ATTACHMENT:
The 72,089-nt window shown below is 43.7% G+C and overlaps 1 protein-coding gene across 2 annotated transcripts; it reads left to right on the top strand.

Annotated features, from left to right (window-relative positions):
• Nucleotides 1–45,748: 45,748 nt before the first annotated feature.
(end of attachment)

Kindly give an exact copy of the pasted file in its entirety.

The 72,089-nt window shown below is 43.7% G+C and overlaps 1 protein-coding gene across 2 annotated transcripts; it reads left to right on the top strand.

Annotated features, from left to right (window-relative positions):
• Nucleotides 1–45,748: 45,748 nt before the first annotated feature.